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MPAA Rating - G

    86 Minutes


Original Release Date:
    Oct 20, 1998

    Frederick Du Chau

    Jessalyn Gilsig, Andrea Corr, Cary Elwes, Bryan White, Gary Oldman

Movie Summary
For this feature-length foray into Arthurian animation, screenwriters Kirk DeMicco (A Day in November), William Schifrin (Townies), Jacqueline Feather (Dancing in the Dark), and David Seidler (Tucker, Dancing in the Dark) adapted The Kings Damosel (1976) by British novelist Vera Chapman. The 85-minute tale follows independent, strong-willed Kayley (Jessalyn Gilsig voice, with the singing of Andrea Corr), who hopes to follow the path of her late father, Sir Lionel (Gabriel Byrne), a brave Knight of the Round Table who died defending his king against the evil Ruber (Gary Oldman). Some years later, when Ruber is joined by sidekick Griffin (Bronson Pinchot), the two manage to acquire and then lose Excalibur, the legendary magic sword of King Arthur (Pierce Brosnan with Steve Perry singing). Preparatory to his invasion of Camelot, Ruber first kidnaps Kayley and her widowed mother, Lady Juliana (Jane Seymour, Celine Dion singing). Making an escape, Kayley travels through the haunted Forbidden Forest, where she meets Garrett (Cary Elwes, Bryan White singing), a bitter blind man assisted by his silver-winged, seeing-eye falcon, Ayden. Once King Arthurs stable boy, Garrett dreamed of becoming a knight, but after he was blinded by a fire, he ran away to live in the Forbidden Forest. When Garrett learns Kayley is the daughter of the knight who trained him to fight, he agrees to help Kayley search for Excalibur. Falling in love with Kayley, Garrett soon finds the courage to start anew. With the blessing of Merlin (Sir John Gielgud), the couple sets out to save Camelot. Along the way, they meet the two-headed dragon, Devon (Eric Idle) and Cornwall (Don Rickles), a dragon duo delivering dotty dialogue replete with riotous riffs and cinematic references (to such films as Dirty Harry and Taxi Driver). Yet another supporting character is Bladebeak, a cutting-edge hybrid possibly fashioned to illustrate the axiom, Dont count your chickens before theyre a hatchet. Following the live-action/animation combo of Space Jam, this is the first fully animated feature from the L.A.-based Warner Brothers Feature Animation unit, and the film began production May 26, 1995 in L.A., expanding operations February 11, 1996 with a sister studio in London: a 20,000-square-foot facility in Londons Covent Garden district. The new UK unit shared production duties on Quest for Camelot, receiving storyboards from L.A., animating with both computers and traditional techniques, and digitally transmitting completed art back to L.A. for ink and paint. At the London WBFA studio, John McKenna (previously head exec of the London City Ballet and Disneys London studio manager) initially supervised a staff of 73 (including 50 artists from the British animation talent pool) that expanded to 350. The film eventually employed over 600 staffers as it ran through a variety of working titles (The Quest for the Grail, The Quest, The Quest for Camelot). Songs by Grammy-winners David Foster and Carole Bayer Sager include On My Fathers Wings, (Kayley), I Stand All Alone (Garrett), The Prayer (Juliana), and If I Didnt Have You (Devon, Cornwall). The director of Quest for Camelot is Frederik Du Chau, who attended film school in his native Belgium, entered the industry via commercials and TV series, worked for Disney France, made his own animated short (The Mystery of the Land), drew Disney projects at Baer Animation, co-directed for Sony Wonder, directed The Land Before Time 3, joined Chuck Jones Productions, and was developing his own animated project for Warner Bros. when he was asked to direct Quest for Camelot. ~ Bhob Stewart, All Movie Guide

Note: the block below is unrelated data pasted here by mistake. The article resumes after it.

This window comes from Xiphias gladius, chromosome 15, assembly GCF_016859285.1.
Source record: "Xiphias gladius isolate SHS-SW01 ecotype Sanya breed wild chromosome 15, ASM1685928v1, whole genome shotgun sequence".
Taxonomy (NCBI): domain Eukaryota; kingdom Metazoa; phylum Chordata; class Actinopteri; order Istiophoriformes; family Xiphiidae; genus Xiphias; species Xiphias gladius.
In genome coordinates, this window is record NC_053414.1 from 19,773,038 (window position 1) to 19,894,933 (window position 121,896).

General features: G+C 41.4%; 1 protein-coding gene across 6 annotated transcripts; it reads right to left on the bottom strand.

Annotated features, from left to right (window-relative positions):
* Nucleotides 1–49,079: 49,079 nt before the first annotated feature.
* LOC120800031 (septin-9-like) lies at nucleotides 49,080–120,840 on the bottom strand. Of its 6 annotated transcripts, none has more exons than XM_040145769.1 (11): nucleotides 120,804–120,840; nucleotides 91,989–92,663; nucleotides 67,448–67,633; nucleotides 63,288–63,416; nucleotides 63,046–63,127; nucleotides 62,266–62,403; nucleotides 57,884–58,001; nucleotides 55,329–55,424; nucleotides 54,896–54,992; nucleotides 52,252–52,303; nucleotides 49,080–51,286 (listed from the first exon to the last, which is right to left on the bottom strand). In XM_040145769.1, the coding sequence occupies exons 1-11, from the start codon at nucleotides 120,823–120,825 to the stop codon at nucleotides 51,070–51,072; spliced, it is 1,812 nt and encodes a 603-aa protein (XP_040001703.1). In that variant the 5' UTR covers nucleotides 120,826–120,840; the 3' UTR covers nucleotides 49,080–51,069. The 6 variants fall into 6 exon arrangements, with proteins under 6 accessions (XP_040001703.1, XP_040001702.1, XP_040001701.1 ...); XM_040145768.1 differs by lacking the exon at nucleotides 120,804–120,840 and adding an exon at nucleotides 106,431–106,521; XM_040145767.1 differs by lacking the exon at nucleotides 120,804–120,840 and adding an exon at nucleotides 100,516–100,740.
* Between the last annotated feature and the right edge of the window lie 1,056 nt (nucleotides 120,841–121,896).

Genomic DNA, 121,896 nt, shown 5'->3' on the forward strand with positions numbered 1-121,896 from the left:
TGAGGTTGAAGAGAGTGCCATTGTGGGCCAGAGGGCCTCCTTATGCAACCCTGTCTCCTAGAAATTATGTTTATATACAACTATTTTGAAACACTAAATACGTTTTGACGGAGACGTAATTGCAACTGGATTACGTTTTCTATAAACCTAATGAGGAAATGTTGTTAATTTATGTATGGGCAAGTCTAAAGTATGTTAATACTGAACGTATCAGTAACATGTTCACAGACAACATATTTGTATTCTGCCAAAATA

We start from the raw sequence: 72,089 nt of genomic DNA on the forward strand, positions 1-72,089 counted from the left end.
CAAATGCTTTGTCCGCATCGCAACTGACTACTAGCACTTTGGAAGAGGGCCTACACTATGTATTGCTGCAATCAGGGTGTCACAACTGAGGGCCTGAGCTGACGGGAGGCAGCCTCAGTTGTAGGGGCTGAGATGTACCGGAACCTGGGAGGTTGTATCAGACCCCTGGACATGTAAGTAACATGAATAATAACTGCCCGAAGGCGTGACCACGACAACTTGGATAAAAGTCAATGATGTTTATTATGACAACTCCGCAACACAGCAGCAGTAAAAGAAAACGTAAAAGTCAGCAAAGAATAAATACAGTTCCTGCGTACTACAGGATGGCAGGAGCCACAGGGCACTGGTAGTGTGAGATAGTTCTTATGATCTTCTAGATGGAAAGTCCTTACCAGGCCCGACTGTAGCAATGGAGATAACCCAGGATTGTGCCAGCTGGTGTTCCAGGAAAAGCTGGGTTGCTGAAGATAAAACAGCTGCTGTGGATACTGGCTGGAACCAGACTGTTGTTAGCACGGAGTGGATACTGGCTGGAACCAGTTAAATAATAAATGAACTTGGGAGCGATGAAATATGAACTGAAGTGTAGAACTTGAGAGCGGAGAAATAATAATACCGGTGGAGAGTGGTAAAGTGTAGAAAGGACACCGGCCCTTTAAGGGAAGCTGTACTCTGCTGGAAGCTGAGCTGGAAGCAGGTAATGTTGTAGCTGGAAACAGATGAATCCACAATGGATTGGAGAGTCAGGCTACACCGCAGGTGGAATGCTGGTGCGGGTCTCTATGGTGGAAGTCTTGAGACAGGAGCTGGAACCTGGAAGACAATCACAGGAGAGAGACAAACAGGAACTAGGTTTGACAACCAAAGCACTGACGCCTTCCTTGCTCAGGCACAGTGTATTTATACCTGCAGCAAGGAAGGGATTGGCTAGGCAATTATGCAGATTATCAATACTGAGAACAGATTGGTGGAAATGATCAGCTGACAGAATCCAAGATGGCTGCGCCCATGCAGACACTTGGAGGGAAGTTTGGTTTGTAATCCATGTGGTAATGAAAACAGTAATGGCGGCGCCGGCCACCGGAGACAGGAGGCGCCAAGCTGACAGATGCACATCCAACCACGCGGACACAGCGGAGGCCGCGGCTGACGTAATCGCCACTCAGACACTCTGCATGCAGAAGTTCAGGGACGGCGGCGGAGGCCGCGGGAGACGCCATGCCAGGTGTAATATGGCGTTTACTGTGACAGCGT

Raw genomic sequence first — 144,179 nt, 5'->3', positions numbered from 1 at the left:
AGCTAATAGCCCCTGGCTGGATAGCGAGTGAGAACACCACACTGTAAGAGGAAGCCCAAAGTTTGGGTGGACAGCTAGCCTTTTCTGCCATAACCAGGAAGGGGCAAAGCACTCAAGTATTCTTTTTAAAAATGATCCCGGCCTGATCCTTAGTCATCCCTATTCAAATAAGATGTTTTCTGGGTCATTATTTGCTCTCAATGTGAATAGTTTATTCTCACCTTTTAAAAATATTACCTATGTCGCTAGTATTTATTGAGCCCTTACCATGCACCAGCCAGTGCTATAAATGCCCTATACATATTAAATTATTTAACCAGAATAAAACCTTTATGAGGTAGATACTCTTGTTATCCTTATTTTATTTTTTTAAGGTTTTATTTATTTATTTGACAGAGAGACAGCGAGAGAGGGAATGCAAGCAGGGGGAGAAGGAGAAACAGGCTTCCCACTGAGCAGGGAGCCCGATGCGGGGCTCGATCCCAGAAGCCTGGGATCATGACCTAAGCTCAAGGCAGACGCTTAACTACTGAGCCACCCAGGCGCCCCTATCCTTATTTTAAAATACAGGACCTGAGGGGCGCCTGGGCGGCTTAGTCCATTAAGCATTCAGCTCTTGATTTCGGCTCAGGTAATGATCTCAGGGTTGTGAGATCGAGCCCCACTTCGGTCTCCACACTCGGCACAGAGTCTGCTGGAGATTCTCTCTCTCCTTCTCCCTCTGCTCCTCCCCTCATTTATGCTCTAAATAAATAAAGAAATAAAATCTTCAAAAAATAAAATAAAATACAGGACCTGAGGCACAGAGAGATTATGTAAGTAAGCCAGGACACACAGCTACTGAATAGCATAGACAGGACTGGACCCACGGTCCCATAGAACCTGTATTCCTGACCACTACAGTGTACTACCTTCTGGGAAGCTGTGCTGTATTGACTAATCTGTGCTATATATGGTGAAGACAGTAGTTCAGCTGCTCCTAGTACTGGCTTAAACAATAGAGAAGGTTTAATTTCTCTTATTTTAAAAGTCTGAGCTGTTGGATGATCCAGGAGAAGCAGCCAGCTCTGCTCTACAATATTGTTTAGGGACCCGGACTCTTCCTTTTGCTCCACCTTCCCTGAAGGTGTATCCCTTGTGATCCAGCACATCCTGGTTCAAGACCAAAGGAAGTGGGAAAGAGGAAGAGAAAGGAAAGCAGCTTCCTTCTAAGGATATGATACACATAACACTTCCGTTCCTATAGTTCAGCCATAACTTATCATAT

Posted: 09/01/11

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